Facebook’s (FB.O) WhatsApp was fined a record 225 million euro ($266 million) by the Irish data protection regulator on Thursday after the EU privacy watchdog pressured Ireland to raise the penalty for the company’s privacy breaches.
WhatsApp said the fine was “entirely disproportionate” and that it would appeal. Still, the Irish fine is significantly less than the record $886.6 million euro fine meted out to Amazon by the Luxembourg privacy agency in July.
Austrian privacy campaigner Max Schrems, who has taken on Facebook in several privacy cases, said the initial fine was 50 million euros.
Ireland’s Data Privacy Commissioner (DPC), the lead data privacy regulator for Facebook within the European Union, said the issues related to whether WhatsApp conformed in 2018 with EU data rules about transparency.
“This includes information provided to data subjects about the processing of information between WhatsApp and other Facebook companies,” the Irish regulator said in a statement.
A WhatsApp spokesperson said in a statement the issues in question related to policies in place in 2018 and the company had provided comprehensive information.
“We disagree with the decision today regarding the transparency we provided to people in 2018 and the penalties are entirely disproportionate,” the spokesperson said.
EU privacy watchdog the European Data Protection Board said it had given several pointers to the Irish agency in July to address criticism from its peers for taking too long to decide in cases involving tech giants and for not fining them enough for any breaches.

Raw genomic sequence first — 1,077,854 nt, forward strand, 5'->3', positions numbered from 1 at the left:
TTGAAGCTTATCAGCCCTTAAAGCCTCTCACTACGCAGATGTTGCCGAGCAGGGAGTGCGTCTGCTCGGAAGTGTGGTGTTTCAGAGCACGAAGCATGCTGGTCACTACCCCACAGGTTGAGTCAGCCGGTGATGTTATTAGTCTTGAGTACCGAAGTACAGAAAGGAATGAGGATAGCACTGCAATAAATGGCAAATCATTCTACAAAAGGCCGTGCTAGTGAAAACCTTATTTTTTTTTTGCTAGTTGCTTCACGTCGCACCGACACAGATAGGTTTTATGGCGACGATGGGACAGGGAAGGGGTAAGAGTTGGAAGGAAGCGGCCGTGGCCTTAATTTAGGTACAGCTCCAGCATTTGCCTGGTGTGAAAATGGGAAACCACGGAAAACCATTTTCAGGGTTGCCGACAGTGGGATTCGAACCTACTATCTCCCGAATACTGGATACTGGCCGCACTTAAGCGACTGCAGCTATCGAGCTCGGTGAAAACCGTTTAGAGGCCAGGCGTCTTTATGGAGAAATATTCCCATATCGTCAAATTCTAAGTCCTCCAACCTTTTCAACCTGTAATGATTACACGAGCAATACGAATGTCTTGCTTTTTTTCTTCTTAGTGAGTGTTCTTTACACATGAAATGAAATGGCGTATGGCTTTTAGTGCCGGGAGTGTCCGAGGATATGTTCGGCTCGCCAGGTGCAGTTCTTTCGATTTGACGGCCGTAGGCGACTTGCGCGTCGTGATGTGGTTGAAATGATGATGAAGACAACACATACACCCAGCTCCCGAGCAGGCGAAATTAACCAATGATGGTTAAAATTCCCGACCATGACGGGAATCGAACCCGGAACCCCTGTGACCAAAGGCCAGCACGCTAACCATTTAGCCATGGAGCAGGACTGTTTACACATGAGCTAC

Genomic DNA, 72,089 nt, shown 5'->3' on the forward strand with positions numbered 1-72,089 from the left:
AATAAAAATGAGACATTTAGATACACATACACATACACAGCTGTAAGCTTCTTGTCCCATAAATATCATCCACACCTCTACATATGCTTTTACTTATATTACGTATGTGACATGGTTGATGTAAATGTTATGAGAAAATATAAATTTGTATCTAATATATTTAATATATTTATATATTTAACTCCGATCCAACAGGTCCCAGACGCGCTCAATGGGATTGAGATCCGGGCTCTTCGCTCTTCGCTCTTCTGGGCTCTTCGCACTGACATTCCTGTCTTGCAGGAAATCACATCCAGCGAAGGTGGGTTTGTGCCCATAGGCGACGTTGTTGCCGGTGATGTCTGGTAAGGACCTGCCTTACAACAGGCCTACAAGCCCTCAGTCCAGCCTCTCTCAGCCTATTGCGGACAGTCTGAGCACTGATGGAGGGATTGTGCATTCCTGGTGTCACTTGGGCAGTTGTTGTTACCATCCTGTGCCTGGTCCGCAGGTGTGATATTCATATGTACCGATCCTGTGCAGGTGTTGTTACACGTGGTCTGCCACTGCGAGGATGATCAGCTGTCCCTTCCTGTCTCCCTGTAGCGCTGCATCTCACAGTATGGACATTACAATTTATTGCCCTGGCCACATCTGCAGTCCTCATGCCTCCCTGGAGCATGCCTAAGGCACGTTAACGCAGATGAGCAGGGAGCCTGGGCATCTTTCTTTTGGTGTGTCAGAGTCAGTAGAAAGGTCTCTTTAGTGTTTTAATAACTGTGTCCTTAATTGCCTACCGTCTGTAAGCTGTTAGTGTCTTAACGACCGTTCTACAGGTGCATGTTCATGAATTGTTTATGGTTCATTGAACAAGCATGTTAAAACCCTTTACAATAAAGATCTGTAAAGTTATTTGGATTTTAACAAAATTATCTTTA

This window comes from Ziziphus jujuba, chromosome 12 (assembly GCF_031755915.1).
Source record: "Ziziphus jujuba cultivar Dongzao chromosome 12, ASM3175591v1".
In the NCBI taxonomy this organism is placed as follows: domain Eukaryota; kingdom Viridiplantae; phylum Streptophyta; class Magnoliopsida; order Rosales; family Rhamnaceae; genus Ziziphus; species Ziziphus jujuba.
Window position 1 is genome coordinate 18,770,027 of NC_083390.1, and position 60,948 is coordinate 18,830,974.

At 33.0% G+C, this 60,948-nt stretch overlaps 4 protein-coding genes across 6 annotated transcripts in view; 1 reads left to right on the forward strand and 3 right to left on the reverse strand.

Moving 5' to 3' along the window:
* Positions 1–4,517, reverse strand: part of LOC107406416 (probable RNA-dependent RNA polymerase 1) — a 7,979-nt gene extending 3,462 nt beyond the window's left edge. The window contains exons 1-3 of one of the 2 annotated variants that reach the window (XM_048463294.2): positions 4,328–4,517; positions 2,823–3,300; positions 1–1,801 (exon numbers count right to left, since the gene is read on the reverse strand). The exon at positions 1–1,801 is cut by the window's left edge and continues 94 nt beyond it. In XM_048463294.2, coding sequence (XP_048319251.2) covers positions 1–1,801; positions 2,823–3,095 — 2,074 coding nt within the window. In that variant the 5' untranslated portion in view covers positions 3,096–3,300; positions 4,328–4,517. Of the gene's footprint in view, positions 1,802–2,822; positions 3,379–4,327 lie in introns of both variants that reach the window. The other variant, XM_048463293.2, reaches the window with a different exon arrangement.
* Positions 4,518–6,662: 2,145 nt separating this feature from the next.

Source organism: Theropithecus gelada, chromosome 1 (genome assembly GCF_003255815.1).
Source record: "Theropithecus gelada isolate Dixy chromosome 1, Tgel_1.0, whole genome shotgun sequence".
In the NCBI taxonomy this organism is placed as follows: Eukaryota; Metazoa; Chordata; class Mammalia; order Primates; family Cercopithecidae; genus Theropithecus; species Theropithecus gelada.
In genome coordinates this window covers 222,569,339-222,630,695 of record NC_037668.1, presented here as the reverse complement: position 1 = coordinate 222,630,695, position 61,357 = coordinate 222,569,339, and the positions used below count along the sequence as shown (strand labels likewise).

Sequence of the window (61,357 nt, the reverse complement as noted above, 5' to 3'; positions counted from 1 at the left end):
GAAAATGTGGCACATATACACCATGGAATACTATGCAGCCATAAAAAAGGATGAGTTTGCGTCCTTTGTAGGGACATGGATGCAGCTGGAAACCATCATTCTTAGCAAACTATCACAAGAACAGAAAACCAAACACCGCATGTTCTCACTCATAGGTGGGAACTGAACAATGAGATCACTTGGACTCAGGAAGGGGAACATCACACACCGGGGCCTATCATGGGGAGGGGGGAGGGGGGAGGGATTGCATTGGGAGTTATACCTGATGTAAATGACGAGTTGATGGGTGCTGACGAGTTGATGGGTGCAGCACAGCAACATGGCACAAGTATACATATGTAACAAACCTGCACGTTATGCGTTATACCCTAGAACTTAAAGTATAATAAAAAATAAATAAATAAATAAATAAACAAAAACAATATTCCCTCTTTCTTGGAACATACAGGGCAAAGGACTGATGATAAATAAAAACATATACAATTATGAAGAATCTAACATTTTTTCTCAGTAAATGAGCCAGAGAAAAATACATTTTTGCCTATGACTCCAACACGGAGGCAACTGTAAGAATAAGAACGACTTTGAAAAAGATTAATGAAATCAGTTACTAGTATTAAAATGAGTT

It said a WhatsApp fine should take into account Facebook’s turnover and that the company should be given three months instead of six months to comply.
Europe’s landmark privacy rules, known as GDPR, are finally showing some teeth even if the lead regulator for some tech giants appears otherwise, said Ulrich Kelber, Germany’s federal commissioner for data protection and freedom of information.
“What is important now is that the many other open cases on WhatsApp in Ireland are finally decided on so that we can take faster and longer strides towards the uniform enforcement of data protection law in Europe,” he told Reuters.
Data regulators from eight other European countries triggered a dispute resolution mechanism after Ireland shared its provisional decision in relation to the WhatsApp inquiry, which started in December 2018.
In July, a meeting of the European Data Protection Board issued a “clear instruction that required the DPC to reassess and increase its proposed fine on the basis of a number of factors contained”, the Irish regulator said.
“Following this reassessment the DPC has imposed a fine of 225 million euros on WhatsApp,” it said.
The Irish regulator also reprimanded and ordered WhatsApp to bring its processing into compliance by taking “a range of specified remedial actions”.
The Irish regulator had 14 major inquiries into Facebook and its subsidiaries WhatsApp and Instagram open as of the end of last year.
Schrems said he would monitor the company’s appeal closely.
“It is to be expected that this case will now be before the Irish Courts for years and it will be interesting if the DPC is actively defending this decision before the Courts, as it was forced to make such a decision by its EU colleagues at the EDPB,” he said.